Divide - taken and submitted by Kevin Corrado
Check out his work!
My favorite Stephen Gammell illustrations from ‘Scary Stories to Tell in the Dark’.
Stephen Gammell was probably my biggest inspiration growing up, one of them anyway.
How to construct a blood vessel!
Making sense of the histology of arteries and veins
Or you can just sit back, watch and realize that you just learned about the tunics of a vessel. That’s histology folks!
Bovine Pulmonary Artery Endothelial Cell
Mouse monoclonal anti-α-tubulin antibodies were localized to the microtubules in this fixed bovine pulmonary artery endothelial cell (BPAEC) and subsequently visualized using goat anti-mouse IgG antibodies conjugated to Alexa Fluor® 350 dye (blue). Next, F-actin was labeled with phalloidin conjugated to Alexa Fluor® 594 dye (red). Finally, the cell was incubated with wheat germ agglutinin conjugated to Alexa Fluor® 488 (green) to stain components of the endosomal pathways. This superimposed and pseudocolored photomicrograph was acquired sequentially using bandpass filter sets appropriate for DAPI, the Texas Red® dye and fluorescein, respectively.
Photo courtesy of the Life Technologies Corporation.
Satisfy your sweet tooth with some histology* blood smear cookies!
*also available in other scientific flavors
Multi-talented biological anthropologist/blogger/baker/stay-at-home mom Isla Humble made these mouth watering blood smear cookies.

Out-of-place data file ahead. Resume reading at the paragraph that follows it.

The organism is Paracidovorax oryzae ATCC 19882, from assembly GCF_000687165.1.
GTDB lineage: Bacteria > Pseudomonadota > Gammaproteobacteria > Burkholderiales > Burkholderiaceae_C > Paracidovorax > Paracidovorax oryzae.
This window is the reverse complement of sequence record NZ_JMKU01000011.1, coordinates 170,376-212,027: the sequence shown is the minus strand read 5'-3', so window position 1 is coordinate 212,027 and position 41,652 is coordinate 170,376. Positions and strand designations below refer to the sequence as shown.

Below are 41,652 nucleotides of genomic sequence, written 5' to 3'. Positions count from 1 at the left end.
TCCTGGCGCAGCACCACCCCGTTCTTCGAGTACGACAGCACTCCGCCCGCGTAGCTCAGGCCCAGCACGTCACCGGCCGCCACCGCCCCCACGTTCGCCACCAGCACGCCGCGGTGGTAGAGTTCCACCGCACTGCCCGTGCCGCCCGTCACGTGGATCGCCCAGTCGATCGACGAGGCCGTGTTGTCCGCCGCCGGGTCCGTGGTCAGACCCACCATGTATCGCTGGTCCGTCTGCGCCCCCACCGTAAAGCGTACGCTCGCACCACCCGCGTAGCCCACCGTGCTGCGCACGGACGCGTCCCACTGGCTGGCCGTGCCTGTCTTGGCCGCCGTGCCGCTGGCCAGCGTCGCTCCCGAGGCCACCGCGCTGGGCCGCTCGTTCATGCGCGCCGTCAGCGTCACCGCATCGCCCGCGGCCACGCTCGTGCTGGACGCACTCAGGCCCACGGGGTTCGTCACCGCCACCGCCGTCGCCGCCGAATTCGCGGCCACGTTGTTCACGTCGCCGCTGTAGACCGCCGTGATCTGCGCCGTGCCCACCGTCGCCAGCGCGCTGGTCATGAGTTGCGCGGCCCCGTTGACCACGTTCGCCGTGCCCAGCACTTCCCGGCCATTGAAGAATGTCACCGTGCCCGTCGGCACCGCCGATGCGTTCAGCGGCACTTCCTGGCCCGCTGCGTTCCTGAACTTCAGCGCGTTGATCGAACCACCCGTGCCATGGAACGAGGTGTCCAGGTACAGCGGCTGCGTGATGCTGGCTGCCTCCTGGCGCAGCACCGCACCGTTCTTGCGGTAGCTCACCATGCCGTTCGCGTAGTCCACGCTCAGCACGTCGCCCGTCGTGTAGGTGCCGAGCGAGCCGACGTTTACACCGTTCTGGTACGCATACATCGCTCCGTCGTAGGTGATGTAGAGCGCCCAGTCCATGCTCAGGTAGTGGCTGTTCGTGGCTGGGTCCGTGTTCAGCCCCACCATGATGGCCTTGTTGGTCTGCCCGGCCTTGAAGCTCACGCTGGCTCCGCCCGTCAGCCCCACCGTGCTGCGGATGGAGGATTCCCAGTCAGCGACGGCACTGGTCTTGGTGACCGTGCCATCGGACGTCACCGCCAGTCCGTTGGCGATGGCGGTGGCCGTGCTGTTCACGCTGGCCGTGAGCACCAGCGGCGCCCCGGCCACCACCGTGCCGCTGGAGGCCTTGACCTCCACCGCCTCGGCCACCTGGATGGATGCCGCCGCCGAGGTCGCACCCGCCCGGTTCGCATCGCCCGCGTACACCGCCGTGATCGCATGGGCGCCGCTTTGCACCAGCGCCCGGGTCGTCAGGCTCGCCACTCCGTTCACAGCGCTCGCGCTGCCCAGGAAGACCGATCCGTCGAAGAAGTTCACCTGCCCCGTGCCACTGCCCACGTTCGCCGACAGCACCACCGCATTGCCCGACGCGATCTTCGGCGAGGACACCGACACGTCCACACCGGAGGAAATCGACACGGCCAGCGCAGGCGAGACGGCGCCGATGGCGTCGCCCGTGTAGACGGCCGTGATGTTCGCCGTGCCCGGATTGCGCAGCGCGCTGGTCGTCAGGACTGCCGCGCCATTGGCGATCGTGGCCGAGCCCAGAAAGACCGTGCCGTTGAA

If histology isn’t to your taste however why not try out some of her other scientific flavors including:
- Test tube
- SDS gel electrophoresis
- Drosophila melanogaster
- Bacteria colony
If you aren’t following her cooking blog already (seriously?), pay her a visit right now here, pick up some tips, marvel at her creations, become inspired and then just go ahead and bake me some histology related goodies to eat and display on my blog. Please and thanks ;-)
The aortic arch in a child.
This amazing picture shows the arch of the aorta, a part of the aorta between ascending aorta and thoracic aorta, with its three major branches: from the left to the right they are the brachiocephalic trunk, which supplies the right side of the head and neck, as well as the right arm and chest wall, the left common carotid artery, and the left subclavian artery. The latter two together supply the left side of the same regions.
Aorta originates from left ventricle of the heart and extending down to the abdomen, where it splits into two smaller arteries (the common iliac arteries) and it distributes oxygenated blood to all parts of the body through the systemic circulation.
The aortic arch contains baroreceptors and chemoreceptors that relay information concerning blood pressure and blood pH and carbon dioxide levels to the medulla oblongata of the brain. This information is processed by the brain and the autonomic nervous system mediates the homeostatic responses.
(Picture from Lennart Nilsson Photography).